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March And Rally Demanding Justice For Jayland Walker Held In Newark

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Tensions in northeast Ohio are raised this week as a grand jury ponders the decision of whether or not criminal charges should be filed against the eight police Akron officers involved in the death of Jayland Walker.

Last June, Walker, 25, was driving and being pursued by police when they claim he fired a gunshot. The report further alleged that when Walker finally stopped there was a gun on the passenger seat, though FOX 8 reports that he was described as “unarmed” by investigators.

Walker was then shot at least 46 times.

While there have likely been plenty of mental preparation for the grand jury’s decision, a special group of Akron residents has gathered to “pray for peace” in the city. They call themselves “Love Akron,” and they hope to quell the potential unrest that could be on its way.

From FOX 8:

“Jesus, we believe that you love the city more than you could,” one person could be heard praying, while holding a fence in front of the Summit County Courthouse.

“We’re praying first for comfort and peace for the Walker family, that’s first and foremost. We don’t ever want to forget the reason that we’re here, but also we’re praying for the leadership of our city, from the mayor to council to the grand jury,” said Pastor R. Stacey Jenkins, senior pastor of House of Prayer for All People.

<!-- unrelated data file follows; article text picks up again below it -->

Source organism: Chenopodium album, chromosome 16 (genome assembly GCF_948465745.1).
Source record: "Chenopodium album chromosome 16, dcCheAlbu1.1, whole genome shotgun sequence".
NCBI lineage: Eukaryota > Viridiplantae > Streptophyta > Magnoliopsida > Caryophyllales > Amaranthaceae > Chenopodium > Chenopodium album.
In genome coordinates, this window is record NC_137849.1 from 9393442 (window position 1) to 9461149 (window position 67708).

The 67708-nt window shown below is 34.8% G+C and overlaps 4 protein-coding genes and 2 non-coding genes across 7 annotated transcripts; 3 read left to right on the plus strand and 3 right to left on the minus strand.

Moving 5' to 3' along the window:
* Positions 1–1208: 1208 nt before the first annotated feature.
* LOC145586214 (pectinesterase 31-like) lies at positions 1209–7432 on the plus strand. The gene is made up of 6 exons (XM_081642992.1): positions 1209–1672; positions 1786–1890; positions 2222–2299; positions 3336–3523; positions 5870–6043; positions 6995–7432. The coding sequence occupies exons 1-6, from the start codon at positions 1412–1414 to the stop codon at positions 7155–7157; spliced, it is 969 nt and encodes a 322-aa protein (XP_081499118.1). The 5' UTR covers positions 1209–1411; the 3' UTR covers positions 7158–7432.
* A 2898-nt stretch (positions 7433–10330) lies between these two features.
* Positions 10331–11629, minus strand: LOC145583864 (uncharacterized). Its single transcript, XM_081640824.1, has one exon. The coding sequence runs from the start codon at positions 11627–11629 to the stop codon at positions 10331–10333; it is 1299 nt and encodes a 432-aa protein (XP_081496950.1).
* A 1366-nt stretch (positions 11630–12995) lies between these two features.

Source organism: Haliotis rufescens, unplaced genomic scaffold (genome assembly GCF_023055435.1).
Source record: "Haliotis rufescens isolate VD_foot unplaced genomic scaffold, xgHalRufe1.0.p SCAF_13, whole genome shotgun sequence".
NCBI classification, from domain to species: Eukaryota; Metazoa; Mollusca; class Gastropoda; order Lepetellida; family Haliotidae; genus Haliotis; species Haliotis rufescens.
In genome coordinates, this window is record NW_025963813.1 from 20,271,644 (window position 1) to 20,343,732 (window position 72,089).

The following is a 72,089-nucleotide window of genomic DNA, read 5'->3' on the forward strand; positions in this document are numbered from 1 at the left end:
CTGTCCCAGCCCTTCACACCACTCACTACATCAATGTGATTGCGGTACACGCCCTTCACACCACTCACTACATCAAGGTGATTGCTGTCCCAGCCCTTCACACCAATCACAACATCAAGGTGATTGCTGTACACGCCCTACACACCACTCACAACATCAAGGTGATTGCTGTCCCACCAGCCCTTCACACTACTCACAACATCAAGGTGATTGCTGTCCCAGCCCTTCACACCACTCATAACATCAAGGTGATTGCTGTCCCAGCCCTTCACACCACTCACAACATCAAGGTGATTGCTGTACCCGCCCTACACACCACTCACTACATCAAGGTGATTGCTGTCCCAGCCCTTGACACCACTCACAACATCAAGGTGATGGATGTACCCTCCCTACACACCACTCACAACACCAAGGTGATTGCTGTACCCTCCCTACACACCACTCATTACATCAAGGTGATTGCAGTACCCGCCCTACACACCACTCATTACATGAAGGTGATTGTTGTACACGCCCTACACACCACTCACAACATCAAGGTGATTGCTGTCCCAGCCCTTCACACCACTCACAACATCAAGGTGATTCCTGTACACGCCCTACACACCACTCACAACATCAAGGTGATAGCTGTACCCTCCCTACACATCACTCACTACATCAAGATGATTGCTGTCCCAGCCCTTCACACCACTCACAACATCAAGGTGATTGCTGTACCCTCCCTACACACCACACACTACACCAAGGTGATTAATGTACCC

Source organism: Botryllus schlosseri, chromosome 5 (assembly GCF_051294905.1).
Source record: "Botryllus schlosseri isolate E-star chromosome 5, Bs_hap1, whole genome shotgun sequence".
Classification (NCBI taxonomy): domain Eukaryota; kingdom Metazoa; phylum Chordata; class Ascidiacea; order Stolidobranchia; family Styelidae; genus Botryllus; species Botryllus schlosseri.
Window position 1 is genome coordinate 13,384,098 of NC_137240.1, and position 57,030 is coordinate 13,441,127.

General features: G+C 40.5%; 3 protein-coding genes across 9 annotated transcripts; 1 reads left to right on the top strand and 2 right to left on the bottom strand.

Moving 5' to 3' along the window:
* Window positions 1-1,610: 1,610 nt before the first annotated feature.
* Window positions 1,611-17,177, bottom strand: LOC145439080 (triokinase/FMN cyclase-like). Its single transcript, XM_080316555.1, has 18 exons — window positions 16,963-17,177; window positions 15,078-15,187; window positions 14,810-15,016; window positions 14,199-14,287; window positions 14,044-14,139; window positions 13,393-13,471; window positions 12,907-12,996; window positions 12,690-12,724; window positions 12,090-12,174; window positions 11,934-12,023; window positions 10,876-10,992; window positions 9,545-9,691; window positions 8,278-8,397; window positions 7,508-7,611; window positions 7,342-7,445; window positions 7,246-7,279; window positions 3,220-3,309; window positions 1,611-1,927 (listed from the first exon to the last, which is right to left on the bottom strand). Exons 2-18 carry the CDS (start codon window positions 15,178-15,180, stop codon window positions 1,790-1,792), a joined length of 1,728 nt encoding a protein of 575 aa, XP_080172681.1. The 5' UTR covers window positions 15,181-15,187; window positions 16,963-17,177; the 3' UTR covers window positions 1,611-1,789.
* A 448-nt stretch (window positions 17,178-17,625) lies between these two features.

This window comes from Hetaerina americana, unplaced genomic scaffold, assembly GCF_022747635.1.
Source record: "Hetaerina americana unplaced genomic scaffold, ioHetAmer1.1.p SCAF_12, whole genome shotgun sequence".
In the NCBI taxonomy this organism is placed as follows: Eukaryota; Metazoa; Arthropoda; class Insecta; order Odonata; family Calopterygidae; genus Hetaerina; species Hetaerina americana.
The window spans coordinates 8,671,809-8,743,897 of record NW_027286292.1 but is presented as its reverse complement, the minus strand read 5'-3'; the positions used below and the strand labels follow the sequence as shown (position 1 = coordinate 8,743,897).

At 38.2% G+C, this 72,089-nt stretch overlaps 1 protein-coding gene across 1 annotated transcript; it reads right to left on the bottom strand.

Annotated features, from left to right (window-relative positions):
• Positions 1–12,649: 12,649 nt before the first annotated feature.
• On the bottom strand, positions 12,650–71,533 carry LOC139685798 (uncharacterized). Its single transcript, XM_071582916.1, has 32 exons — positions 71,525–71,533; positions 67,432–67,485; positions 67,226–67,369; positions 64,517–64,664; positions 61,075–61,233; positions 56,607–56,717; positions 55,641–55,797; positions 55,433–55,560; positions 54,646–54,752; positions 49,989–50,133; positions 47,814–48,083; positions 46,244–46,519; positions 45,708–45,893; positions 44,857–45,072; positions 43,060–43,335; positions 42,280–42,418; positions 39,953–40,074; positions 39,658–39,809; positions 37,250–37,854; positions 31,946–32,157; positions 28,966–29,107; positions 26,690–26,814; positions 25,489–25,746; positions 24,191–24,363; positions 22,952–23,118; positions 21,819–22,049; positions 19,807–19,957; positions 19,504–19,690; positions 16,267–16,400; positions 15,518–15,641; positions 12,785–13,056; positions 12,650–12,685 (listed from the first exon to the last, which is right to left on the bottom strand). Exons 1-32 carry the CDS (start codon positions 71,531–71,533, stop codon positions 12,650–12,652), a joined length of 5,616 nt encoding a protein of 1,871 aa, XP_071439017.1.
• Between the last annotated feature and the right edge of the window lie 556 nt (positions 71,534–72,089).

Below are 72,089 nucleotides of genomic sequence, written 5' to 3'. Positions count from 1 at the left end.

To see the entire FOX 8 report, click here.

After Walker’s death, there were protests across downtown Akron, peaceful and otherwise. In preparation for what could be to come, several businesses, including the street level of Akron’s city hall, have boarded up their windows.

With no timetable for how long the grand jury could take to reach its decision, officials are hopeful that we’ll all know something within the next week or so.

Walker’s funeral featured an open casket in a move that harkened back to the funeral of Emmett Till. The funeral came after more than two weeks of vigils and protests demanding justice for the police killing that followed a pretextual traffic stop on the morning of June 27, 2022.

Akron Mayor Dan Horrigan declared the day of the funeral a day of mourning in the city, but law enforcement arrived at the Akron Civic Center — where the funeral was held — with riot gear and armored vehicles in apparent anticipation for the worst despite Walker’s family asking for peaceful protests.

Walker’s killing came weeks after police managed to arrest a white mass shooter without firing off a single shot following the slaughter of Black people specifically because of the color of their skin in Buffalo, New York. It also came days before a white domestic terrorist who killed at least seven people during a Fourth of July parade in Missouri was arrested alive without police feeling the need to fire their guns.

This is America.


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Amid Jayland Walker Grand Jury For Police Shooting, Akron Residents ‘Pray For Peace’  was originally published on